MSK Pain and Opioids
How Chronic Musculoskeletal Pain Opens The Door To Opioid Dependency
Chronic pain in the workplace
People who live with chronic pain are less productive in the workplace and are costlier for their employers. The average workforce experiences a 13% loss in productive time due to chronic pain conditions. 1
Most large employers are acutely aware of their opioid problem, but what they may be less aware of is the pathway that leads workers to opioid misuse: chronic MSK pain like back and joint pain.
When people seek relief from chronic MSK pain, they often receive opioid painkillers, either as first-line treatment or after surgery. Indeed, surgery for MSK pain is a growing contributor to the opioid crisis both because MSK surgeries are increasing in frequency and because these patients are uniquely susceptible to dependency. 2
But beneath the headlines and statistics, there is some good news. The most sophisticated employers are disrupting the common pathway from chronic pain to opioid misuse by making non-invasive interventions 3 available to their members with MSK pain.
- IOM (Institute of Medicine). Relieving Pain in America: A Blueprint for Transforming Prevention, Care, Education, and Research. Washington D.C. 2017.
- Castlight Health. The Opioid Crisis in America’s Workforce. San Francisco, CA. 2016.
- Tick et al. Evidence-Based Nonpharmacologic Strategies for Comprehensive Pain Care. New York, NY. 2018.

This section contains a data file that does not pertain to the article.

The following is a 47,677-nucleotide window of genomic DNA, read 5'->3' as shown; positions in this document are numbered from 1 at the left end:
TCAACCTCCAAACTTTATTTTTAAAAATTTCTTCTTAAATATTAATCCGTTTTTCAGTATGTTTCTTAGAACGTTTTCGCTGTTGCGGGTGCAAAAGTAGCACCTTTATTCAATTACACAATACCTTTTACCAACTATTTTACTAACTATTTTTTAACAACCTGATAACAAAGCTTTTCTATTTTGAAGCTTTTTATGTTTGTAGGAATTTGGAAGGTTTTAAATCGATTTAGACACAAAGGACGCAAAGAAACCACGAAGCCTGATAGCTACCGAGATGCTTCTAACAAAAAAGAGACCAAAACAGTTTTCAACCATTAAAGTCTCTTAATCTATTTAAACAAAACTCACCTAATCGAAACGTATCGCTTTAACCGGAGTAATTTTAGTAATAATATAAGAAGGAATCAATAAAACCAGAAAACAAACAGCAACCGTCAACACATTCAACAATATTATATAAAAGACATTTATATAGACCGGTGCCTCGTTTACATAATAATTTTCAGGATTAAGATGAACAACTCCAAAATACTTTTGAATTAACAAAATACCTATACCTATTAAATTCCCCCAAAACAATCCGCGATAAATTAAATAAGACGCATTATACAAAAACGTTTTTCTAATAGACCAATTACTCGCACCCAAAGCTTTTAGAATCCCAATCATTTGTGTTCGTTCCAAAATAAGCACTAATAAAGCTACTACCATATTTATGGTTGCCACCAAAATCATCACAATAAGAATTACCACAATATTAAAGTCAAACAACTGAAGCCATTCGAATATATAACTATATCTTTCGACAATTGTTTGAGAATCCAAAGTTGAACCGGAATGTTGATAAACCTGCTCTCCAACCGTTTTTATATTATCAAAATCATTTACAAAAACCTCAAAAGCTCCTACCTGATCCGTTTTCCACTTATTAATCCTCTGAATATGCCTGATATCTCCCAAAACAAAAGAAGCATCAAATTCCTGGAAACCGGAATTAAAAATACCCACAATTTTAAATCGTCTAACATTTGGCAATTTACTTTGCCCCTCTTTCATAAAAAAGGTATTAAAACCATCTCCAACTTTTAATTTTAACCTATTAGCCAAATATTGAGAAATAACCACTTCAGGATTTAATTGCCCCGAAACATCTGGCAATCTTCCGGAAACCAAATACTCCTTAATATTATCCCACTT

Employee Opioid Misuse Increases With Inappropriate Chronic Back And Joint Pain Care
More than half of American adults live with chronic pain (pain lasting longer than 3 months). 1 in 10 U.S. workers uses their medical benefits to obtain treatment for chronic pain. Two-thirds of this pain is due to MSK disorders of the back and joints.
The use of surgery to treat pain related to MSK disorders has risen dramatically. The opioid painkillers patients often receive as part of their recovery from surgery are the most common gateway to opioid dependence. When patients bring opioids home after surgery, this also puts spouses and dependents at risk of abusing unused medication.
Chronic and acute pain have different brain pathways. Your perception of pain is different when you stub your toe (acute pain) compared to the long-term, continuous suffering of chronic pain.
While opioid painkillers are an appropriate treatment for acute pain, there is a lack of medical evidence to support their effectiveness for chronic pain. Despite this, 1 out of 5 patients with chronic pain are prescribed opioids.